Editorial: Reject NASCAR tax break
This past week, an Iowa Senate subcommittee approved a plan to give the Iowa Speedway, a motor racing track in Newton that was recently purchased by NASCAR, a $9 million tax break. The motion will proceed to the Iowa Senate Ways and Means Committee, and Iowa Senate Majority Leader Michael Gronstal, D-Council Bluffs, expects the bill to pass in the full Senate.
We believe that this move is yet another example of the broken culture of sports welfare that has stricken local communities across the nation.
The basic premise of sports welfare is that if you either give massive tax breaks to massive sports organizations such as NASCAR or simply appropriate public funds to construct and maintain complexes for these organizations, the local community will reap the benefits from fans staying in nearby hotels, shopping at local establishments, and the jobs provided by complex.
However, the evidence suggests that, rather than bolstering the local economy, sports welfare actually has a very detrimental impact on local communities.
Victor Matheson, an economist specializing in sports welfare, has argued that because sporting events are not an everyday occurrence, many sports complexes spend most of the year unused. This leads to complexes that sit around, unoccupied, simply draining public funds from the municipal government.
University of Maryland-Baltimore County economics Professor Dennis Coates has even contended that sports welfare actually lowers the incomes of local inhabitants, because most of the money generated by the stadium ends up going to the owners. As a Coates study put it, “The professional sports environment in the 37 metropolitan areas in our sample had no measurable impact on the growth rate of real per capita income in those areas. The professional sports environment has a statistically significant impact on the level of real per income in our sample of metropolitan areas, and the overall impact is negative.”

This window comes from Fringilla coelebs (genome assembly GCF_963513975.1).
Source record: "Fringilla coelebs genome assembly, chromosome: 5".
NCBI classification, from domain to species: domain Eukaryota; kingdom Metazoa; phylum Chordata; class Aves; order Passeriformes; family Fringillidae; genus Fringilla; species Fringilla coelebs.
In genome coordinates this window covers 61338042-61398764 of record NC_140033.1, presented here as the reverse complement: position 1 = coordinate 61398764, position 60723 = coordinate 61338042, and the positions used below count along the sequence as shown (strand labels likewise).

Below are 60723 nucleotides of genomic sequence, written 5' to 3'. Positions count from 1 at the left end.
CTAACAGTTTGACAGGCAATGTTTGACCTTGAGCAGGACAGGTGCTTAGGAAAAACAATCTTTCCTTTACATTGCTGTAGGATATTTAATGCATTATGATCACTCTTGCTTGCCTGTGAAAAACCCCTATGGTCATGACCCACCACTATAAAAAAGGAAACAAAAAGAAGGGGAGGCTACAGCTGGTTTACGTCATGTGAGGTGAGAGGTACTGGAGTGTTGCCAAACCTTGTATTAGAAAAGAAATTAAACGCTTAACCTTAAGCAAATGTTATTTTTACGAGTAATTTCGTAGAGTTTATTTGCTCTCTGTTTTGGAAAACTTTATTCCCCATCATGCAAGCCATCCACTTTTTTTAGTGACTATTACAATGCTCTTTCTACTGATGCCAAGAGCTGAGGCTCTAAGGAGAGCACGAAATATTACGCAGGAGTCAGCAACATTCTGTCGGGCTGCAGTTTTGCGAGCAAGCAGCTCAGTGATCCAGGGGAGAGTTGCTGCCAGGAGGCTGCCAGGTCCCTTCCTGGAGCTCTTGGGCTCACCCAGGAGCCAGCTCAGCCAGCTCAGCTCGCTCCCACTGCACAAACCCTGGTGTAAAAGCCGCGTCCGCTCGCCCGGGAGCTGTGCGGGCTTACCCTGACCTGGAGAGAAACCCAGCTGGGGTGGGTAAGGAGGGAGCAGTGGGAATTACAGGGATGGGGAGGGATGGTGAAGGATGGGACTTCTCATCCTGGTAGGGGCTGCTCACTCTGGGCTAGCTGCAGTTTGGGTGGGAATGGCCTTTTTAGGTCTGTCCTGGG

This has happened in city after city year after year. In Cincinnati, Hamilton County amassed $1 billion in debt by funding the construction of Paul Brown Stadium for the Cincinnati Bengals. In order to pay for this, the city cut spending in areas such as public education.
While the Newton, Iowa, tax break is, fortunately, not nearly as disastrous as Hamilton County’s experiment in sports welfare, the $9 million taken out of the state’s coffers are still $9 million not being spent improving the state’s infrastructure, schools, police, firefighters, health care, and other public services that badly need funding.
Besides, it’s not as if NASCAR actually needs the $9 million tax break from the state. NASCAR generates around $3 billion in revenue annually. Paying $9 million for the right to own property in central Iowa will not bankrupt the second-largest professional sports franchise in the United States.
And, fundamentally, the state of Iowa deserves the tax money from NASCAR. The state is providing NASCAR with an opportunity to generate obscene amounts of profit. In return, it’s only fair that NASCAR hand over some revenue in the form of taxation to the people responsible for the company’s success, the people of Iowa.
We feel that there is no reasonable economic or political justification for robbing the state’s tax base of $9 million for an enterprise that, at best, will have a neutral economic impact on the local community. We urge the Iowa Senate to reject this deleterious exercise in sports welfare.
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